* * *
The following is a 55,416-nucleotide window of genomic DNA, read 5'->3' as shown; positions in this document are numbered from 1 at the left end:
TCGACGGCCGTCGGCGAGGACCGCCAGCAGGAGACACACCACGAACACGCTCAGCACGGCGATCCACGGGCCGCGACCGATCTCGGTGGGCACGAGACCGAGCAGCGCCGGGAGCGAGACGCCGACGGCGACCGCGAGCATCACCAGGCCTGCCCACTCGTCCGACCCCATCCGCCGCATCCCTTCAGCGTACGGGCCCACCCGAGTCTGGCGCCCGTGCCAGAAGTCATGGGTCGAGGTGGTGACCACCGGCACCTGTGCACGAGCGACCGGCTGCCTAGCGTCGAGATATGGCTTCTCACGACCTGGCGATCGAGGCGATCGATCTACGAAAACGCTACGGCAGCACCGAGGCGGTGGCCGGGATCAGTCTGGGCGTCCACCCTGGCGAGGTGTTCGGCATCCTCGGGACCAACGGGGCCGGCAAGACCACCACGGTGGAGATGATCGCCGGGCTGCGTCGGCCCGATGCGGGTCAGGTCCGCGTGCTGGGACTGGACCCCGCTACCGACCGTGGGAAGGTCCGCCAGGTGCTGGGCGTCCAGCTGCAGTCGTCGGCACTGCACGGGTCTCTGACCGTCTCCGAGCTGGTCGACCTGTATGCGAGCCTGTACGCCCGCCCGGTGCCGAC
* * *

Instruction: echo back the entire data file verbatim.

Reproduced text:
The following is a 55,416-nucleotide window of genomic DNA, read 5'->3' as shown; positions in this document are numbered from 1 at the left end:
TCGACGGCCGTCGGCGAGGACCGCCAGCAGGAGACACACCACGAACACGCTCAGCACGGCGATCCACGGGCCGCGACCGATCTCGGTGGGCACGAGACCGAGCAGCGCCGGGAGCGAGACGCCGACGGCGACCGCGAGCATCACCAGGCCTGCCCACTCGTCCGACCCCATCCGCCGCATCCCTTCAGCGTACGGGCCCACCCGAGTCTGGCGCCCGTGCCAGAAGTCATGGGTCGAGGTGGTGACCACCGGCACCTGTGCACGAGCGACCGGCTGCCTAGCGTCGAGATATGGCTTCTCACGACCTGGCGATCGAGGCGATCGATCTACGAAAACGCTACGGCAGCACCGAGGCGGTGGCCGGGATCAGTCTGGGCGTCCACCCTGGCGAGGTGTTCGGCATCCTCGGGACCAACGGGGCCGGCAAGACCACCACGGTGGAGATGATCGCCGGGCTGCGTCGGCCCGATGCGGGTCAGGTCCGCGTGCTGGGACTGGACCCCGCTACCGACCGTGGGAAGGTCCGCCAGGTGCTGGGCGTCCAGCTGCAGTCGTCGGCACTGCACGGGTCTCTGACCGTCTCCGAGCTGGTCGACCTGTATGCGAGCCTGTACGCCCGCCCGGTGCCGAC